Anatolian Shepherds

The Anatolian Shepherd is a livestock guardian breed from Turkey. He still has strong working instincts, but he can be a family companion or show dog as well. He is a member of the American Kennel Club’s Working Group. He is a giant breed, weighing 80 to 150 pounds.

Is the Anatolian Shepherd the Right Dog for You?

The Anatolian is quiet, watchful and protective of his family, including other pets. He is suspicious of strangers and can be aggressive toward dogs he doesn’t know. Anatolians bark loudly at anything or anyone that appears to be suspect, and will act to protect their people and property.

While his protective nature is attractive, the Anatolian Shepherd is not an appropriate choice for a novice dog owner. He needs someone who can guide him with kind, firm, consistent training, never force or cruelty. He is an independent thinker but responds well to routine.

Begin training as soon as you bring your Anatolian Shepherd puppy home, while he is still at a manageable size. That 20-pound puppy will quickly grow much larger. A nothing-in-life-is-free program, requiring puppies to “work” for everything they get by performing a command before receiving meals, toys, treats or play, works well with this breed. It’s always a good idea to take an Anatolian Shepherd to puppy kindergarten followed by basic obedience class, especially if you are working with a trainer who understands the Anatolian Shepherd mindset.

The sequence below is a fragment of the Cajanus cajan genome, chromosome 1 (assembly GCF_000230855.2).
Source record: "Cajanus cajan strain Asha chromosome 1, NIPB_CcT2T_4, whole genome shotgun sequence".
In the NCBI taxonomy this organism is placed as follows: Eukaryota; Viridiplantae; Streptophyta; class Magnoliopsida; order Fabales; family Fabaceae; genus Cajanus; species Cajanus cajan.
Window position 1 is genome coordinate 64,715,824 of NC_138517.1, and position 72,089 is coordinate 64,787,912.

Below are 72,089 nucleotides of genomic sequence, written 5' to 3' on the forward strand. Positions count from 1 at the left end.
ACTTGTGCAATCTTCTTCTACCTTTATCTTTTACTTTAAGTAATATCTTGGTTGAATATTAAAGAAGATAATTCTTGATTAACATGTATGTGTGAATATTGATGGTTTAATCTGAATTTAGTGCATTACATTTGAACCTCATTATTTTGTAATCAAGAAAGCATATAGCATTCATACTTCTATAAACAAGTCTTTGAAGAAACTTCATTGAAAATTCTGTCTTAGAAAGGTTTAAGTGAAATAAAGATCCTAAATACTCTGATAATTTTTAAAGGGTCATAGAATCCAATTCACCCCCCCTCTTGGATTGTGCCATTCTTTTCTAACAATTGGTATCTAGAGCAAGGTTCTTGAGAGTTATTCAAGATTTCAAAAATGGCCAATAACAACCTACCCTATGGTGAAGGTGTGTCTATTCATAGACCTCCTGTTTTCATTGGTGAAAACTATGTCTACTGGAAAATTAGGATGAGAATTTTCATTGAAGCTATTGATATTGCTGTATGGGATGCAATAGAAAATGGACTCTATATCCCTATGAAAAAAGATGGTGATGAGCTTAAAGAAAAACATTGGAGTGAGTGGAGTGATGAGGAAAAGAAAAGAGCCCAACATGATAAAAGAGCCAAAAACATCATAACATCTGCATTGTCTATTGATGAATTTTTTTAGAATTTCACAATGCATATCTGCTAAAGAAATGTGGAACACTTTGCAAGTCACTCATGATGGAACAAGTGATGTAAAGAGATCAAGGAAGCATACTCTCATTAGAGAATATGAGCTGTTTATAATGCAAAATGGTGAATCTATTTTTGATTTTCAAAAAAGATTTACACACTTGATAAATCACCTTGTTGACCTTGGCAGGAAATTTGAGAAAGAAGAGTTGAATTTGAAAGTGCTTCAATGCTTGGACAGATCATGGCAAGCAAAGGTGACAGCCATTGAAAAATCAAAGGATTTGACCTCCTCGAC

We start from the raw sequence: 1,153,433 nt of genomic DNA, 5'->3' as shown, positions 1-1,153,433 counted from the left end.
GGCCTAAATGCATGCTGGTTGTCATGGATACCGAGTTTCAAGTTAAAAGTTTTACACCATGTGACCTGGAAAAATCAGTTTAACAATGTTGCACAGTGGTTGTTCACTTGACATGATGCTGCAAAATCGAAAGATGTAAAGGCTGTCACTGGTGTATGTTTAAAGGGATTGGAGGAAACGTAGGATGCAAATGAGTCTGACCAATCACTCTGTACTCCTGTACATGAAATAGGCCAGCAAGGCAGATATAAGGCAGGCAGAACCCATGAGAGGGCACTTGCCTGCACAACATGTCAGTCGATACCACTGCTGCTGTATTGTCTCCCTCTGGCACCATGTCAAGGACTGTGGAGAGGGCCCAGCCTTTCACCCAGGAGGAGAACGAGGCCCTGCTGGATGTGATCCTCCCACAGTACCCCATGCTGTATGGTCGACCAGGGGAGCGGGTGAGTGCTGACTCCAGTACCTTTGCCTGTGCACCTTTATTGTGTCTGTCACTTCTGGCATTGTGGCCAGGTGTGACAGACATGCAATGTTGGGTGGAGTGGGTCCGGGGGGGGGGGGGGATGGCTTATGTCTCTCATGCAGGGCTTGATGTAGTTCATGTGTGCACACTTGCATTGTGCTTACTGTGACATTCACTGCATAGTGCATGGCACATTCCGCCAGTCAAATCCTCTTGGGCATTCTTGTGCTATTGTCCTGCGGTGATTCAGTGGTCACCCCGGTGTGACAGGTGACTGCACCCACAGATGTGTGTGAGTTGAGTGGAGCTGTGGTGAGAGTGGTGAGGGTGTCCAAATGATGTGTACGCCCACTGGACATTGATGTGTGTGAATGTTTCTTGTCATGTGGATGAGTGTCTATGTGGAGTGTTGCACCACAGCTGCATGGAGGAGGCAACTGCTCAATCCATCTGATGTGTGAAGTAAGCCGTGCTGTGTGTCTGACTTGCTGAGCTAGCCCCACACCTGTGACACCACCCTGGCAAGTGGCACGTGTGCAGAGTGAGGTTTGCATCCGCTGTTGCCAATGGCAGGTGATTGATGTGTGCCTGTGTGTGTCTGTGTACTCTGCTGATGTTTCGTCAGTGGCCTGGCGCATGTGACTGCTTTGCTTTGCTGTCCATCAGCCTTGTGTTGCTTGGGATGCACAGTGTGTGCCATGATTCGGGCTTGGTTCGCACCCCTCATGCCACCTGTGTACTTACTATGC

Early, frequent socialization is essential to prevent an Anatolian Shepherd from becoming overly suspicious or fearful of anything new or different. Purchase an Anatolian Shepherd puppy from a breeder who raises the pups in the home and ensures that they are exposed to many different household sights and sounds, as well as people, before they go off to their new homes. Continue socializing your Anatolian Shepherd throughout his life by taking him to puppy kindergarten class, visits to friends and neighbors, and outings to local shops and businesses. This is the only way he can learn to be discriminating, recognizing what is normal and what is truly a threat.

The Anatolian Shepherd needs daily exercise in the form of a long walk or the opportunity to run in a safe, traffic-free area. A dog park is not a good choice, though, since he may be aggressive toward dogs he doesn’t know. He is best suited to a home with a large yard surrounded by a solid fence that is at least five or six feet high. This is a territorial breed, and he must learn his boundaries. Do not rely on an underground electronic fence to keep him contained. The shock it provides is nothing to this tough dog, and he won’t let it deter him from leaving the yard.